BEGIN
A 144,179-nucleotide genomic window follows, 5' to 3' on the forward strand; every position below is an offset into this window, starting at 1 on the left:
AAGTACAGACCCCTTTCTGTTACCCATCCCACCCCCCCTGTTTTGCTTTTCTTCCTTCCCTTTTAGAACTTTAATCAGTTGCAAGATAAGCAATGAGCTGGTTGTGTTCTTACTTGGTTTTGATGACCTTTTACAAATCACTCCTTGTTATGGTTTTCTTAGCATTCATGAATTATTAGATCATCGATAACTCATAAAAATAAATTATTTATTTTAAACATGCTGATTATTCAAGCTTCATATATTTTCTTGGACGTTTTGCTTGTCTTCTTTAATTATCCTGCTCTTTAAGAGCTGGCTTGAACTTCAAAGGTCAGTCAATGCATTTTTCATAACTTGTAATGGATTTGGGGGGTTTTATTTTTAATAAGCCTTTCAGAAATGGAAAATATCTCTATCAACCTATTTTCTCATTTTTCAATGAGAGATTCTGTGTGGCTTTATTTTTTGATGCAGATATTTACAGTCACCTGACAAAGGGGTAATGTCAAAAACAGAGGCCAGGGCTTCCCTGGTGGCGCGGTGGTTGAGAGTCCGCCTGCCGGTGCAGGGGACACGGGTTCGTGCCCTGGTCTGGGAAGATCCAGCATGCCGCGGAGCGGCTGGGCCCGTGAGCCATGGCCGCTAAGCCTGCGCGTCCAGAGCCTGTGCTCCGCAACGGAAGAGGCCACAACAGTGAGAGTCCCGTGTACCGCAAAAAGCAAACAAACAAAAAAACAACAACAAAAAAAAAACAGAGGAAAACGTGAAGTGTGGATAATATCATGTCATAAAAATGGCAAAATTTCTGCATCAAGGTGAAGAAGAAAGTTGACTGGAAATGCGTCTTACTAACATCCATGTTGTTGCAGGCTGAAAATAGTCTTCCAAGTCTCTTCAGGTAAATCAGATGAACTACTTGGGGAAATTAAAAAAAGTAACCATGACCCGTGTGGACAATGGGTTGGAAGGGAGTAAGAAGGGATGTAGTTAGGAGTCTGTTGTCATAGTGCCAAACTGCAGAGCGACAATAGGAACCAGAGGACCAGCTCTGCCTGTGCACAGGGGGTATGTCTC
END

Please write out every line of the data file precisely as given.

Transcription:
A 144,179-nucleotide genomic window follows, 5' to 3' on the forward strand; every position below is an offset into this window, starting at 1 on the left:
AAGTACAGACCCCTTTCTGTTACCCATCCCACCCCCCCTGTTTTGCTTTTCTTCCTTCCCTTTTAGAACTTTAATCAGTTGCAAGATAAGCAATGAGCTGGTTGTGTTCTTACTTGGTTTTGATGACCTTTTACAAATCACTCCTTGTTATGGTTTTCTTAGCATTCATGAATTATTAGATCATCGATAACTCATAAAAATAAATTATTTATTTTAAACATGCTGATTATTCAAGCTTCATATATTTTCTTGGACGTTTTGCTTGTCTTCTTTAATTATCCTGCTCTTTAAGAGCTGGCTTGAACTTCAAAGGTCAGTCAATGCATTTTTCATAACTTGTAATGGATTTGGGGGGTTTTATTTTTAATAAGCCTTTCAGAAATGGAAAATATCTCTATCAACCTATTTTCTCATTTTTCAATGAGAGATTCTGTGTGGCTTTATTTTTTGATGCAGATATTTACAGTCACCTGACAAAGGGGTAATGTCAAAAACAGAGGCCAGGGCTTCCCTGGTGGCGCGGTGGTTGAGAGTCCGCCTGCCGGTGCAGGGGACACGGGTTCGTGCCCTGGTCTGGGAAGATCCAGCATGCCGCGGAGCGGCTGGGCCCGTGAGCCATGGCCGCTAAGCCTGCGCGTCCAGAGCCTGTGCTCCGCAACGGAAGAGGCCACAACAGTGAGAGTCCCGTGTACCGCAAAAAGCAAACAAACAAAAAAACAACAACAAAAAAAAAACAGAGGAAAACGTGAAGTGTGGATAATATCATGTCATAAAAATGGCAAAATTTCTGCATCAAGGTGAAGAAGAAAGTTGACTGGAAATGCGTCTTACTAACATCCATGTTGTTGCAGGCTGAAAATAGTCTTCCAAGTCTCTTCAGGTAAATCAGATGAACTACTTGGGGAAATTAAAAAAAGTAACCATGACCCGTGTGGACAATGGGTTGGAAGGGAGTAAGAAGGGATGTAGTTAGGAGTCTGTTGTCATAGTGCCAAACTGCAGAGCGACAATAGGAACCAGAGGACCAGCTCTGCCTGTGCACAGGGGGTATGTCTC